"I have never done anything like what the accuser describes - to her or to anyone," Kavanaugh said in a statement issued by the White House, his first comment since Ford's identity was revealed on Sunday.
"Because this never happened, I had no idea who was making this accusation until she identified herself yesterday," added Kavanaugh, who said he is willing to talk to the Judiciary Committee in any way it deems appropriate "to refute this false allegation, from 36 years ago, and defend my integrity.
Kavanaugh has said he was not at the party where the incident allegedly occurred, according to a White House official.
Republicans hold a slim 11-10 advantage on the Judiciary Committee and a 51-49 majority in the Senate. Under Senate rules, the committee could forward the nomination to the Senate floor without an affirmative vote.
Trump and other prominent Republicans refrained from attacking Ford. "This woman should not be insulted and she should not be ignored," White House senior adviser Kellyanne Conway told Fox News.
The comments by Ford's lawyer suggested any public hearing could be explosive. Ford believes Kavanaugh's alleged actions were "attempted rape" and "that if it were not for the severe intoxication of Brett Kavanaugh, she would have been raped," Katz told NBC's "Today" program.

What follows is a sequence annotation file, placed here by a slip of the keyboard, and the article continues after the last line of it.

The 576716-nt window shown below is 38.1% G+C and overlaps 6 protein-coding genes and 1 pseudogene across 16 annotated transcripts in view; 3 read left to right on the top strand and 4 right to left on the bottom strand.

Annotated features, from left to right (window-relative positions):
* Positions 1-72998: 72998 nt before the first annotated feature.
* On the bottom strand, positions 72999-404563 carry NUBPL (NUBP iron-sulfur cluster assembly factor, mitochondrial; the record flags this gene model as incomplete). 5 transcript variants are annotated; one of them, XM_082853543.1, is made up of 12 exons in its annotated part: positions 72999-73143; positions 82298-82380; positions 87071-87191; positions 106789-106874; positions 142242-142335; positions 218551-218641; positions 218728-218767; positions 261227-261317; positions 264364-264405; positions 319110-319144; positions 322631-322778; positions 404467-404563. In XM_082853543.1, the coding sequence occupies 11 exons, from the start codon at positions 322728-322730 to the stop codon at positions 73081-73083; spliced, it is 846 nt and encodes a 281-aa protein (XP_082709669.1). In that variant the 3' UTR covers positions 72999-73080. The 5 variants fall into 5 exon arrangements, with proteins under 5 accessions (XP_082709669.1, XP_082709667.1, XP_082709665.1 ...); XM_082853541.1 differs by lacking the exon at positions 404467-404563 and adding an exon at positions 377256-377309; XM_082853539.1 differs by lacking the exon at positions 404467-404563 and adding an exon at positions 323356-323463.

Katz told CBS that Ford had consumed a beer but was not drunk. Ford was 15 at the time of the alleged incident. Kavanaugh was 17.
The Judicial Crisis Network, a conservative group that backs Trump's judicial picks, plans to launch a $1.5 million ad campaign backing Kavanaugh, a spokeswoman said.
Ford detailed her story in a letter sent to Feinstein in July. The letter's contents leaked last week and Ford identified herself in an interview with the Washington Post published on Sunday.
(Reporting by Lawrence Hurley, Steve Holland and Susan Heavey; Additional reporting by Amanda Becker, Doina Chiacu and Roberta Rampton; Editing by Will Dunham)
This story has not been edited by Firstpost staff and is generated by auto-feed.